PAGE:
Month: November 2018

Shouldn’t we be looking again at community hospital beds, to support care-at-home model? Devon Conservatives squash recommendations of review chaired by Claire Wright

Posted on

Claire Wright writes: A recommendation urging no further community hospital bed closures in Devon has been voted down by Conservative councillors on Devon County Council’s Health and Adult Care Scrutiny Committee.

The recommendation, which was debated on Thursday (22 November) was part of a set of measures set out in a scrutiny spotlight review aimed at supporting the care at home service (or rapid response) to be more effective.

Highlighted in particular as a challenging area were services for end of life care, which have been put under considerable pressure, especially since the loss of community hospital beds. … read on at Claire’s blog

Flybe crisis and Plymouth factory closure show the harm that Brexit is causing to Devon’s economy – I will be asking the County Council to support a People’s Vote to choose between Theresa May’s miserable deal and remaining in the EU

Posted on

skynews-flybe-plane-aircraft_4480710Just in the last week, Brexit has brought two big threats to Devon’s economy and jobs: Flybe faces insolvency and has had to put itself up for sale, and the German company Schaeffler, which makes parts for the car industry, has announced the closure of its Plymouth factory which employs 350 people.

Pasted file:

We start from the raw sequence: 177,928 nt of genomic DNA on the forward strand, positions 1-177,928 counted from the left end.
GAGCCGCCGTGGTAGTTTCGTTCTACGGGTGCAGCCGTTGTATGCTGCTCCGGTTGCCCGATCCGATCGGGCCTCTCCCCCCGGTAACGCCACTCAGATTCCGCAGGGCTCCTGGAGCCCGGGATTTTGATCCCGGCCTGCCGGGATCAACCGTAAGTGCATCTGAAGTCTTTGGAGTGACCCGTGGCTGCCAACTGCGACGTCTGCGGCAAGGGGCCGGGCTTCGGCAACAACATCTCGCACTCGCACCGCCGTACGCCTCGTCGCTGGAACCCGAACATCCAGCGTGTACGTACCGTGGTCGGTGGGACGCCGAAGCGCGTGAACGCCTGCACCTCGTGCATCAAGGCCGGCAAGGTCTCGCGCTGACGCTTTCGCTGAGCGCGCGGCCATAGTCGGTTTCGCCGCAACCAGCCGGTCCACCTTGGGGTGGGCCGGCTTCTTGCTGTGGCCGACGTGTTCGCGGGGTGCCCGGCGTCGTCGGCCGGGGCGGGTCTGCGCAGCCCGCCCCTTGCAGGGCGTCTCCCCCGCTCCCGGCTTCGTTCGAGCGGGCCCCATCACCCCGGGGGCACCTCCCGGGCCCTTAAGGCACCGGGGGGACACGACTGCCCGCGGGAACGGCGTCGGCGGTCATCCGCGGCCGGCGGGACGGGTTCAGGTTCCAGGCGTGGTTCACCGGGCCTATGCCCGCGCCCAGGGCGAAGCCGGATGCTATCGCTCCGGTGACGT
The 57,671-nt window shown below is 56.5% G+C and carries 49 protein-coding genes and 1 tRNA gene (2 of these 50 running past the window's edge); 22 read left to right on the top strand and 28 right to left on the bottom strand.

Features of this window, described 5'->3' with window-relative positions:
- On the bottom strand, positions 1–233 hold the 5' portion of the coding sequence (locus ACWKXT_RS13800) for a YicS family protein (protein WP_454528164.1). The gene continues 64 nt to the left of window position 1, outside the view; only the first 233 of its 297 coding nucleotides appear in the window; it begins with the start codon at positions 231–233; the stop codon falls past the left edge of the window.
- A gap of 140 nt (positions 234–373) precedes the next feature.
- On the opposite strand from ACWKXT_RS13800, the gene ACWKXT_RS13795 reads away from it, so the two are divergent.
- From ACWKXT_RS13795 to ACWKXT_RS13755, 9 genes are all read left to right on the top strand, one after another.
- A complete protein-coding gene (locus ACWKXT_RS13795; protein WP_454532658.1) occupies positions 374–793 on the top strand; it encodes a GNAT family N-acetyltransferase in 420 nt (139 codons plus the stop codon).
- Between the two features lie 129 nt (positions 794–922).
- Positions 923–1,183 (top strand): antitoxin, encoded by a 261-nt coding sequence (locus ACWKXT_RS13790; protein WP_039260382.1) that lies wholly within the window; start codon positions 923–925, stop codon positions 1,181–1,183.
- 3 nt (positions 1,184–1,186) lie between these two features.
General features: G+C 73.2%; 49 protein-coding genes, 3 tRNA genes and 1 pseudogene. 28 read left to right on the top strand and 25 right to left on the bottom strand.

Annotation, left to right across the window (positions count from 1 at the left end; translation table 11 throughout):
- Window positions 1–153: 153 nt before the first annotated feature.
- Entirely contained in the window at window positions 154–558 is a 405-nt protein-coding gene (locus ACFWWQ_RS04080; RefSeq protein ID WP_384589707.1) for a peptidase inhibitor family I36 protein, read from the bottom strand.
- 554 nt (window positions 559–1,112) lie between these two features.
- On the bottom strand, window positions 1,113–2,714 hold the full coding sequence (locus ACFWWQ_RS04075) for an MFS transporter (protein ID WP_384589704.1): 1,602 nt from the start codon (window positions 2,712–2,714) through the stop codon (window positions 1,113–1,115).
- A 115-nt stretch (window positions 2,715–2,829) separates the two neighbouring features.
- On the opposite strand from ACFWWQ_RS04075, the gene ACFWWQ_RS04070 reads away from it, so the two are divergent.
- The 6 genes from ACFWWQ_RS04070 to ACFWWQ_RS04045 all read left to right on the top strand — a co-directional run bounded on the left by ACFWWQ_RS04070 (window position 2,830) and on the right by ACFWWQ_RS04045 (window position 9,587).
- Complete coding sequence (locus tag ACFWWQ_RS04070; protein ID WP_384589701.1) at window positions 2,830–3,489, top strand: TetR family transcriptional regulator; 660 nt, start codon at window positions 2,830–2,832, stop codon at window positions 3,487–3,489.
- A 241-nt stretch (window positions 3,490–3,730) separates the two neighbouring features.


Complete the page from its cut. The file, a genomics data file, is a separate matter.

It’s time to call a halt to this accelerating self-harm, which also threatens our farming, health, university and small business sectors – and has already seen living standards decline. I shall be asking the County Council on 6th December to support a new referendum in which voters can choose between accepting the miserable deal the Government has negotiated or remaining in the European Union.

@neil_parish completes his transformation from Remainer to Brexiteer, attacking the Northern Ireland backstop and calling for UK to default on its legal obligations

Posted on

Yesterday in Parliament, Neil Parish photoNeil Parish MP said: There is much in the withdrawal agreement that I agree with, especially on food and farming, but it is not good enough as it stands. The Northern Ireland backstop threatens the integrity of the United Kingdom and weakens our negotiating position, and my farming instincts tell me that we should not hand over £39 billion before we get the deal. Please will the Prime Minister listen to these concerns and renegotiate the deal before we put it before the House?

On 23 June 2016 Neil voted Remain. Two days later he backed Boris Johnson for PM, then Andrea Leadsom. Yesterday’s comments complete his transformation to a Gove-style Brexiteer, demanding a renegotiation which will make things even worse than May’s extremely poor deal.

His statement that the ‘Northern Ireland backstop threatens the integrity of the UK’ is totally misleading. The ‘hard border’, which would come into existence without the backstop, would risk the return of violence to Ireland, and the threat of a hard border has increased support in Northern Ireland for unity with the Irish republic – this is what threatens the unity of the United Kingdom. But who in the so-called Conservative and Unionist Party really cares about Ireland, North or South?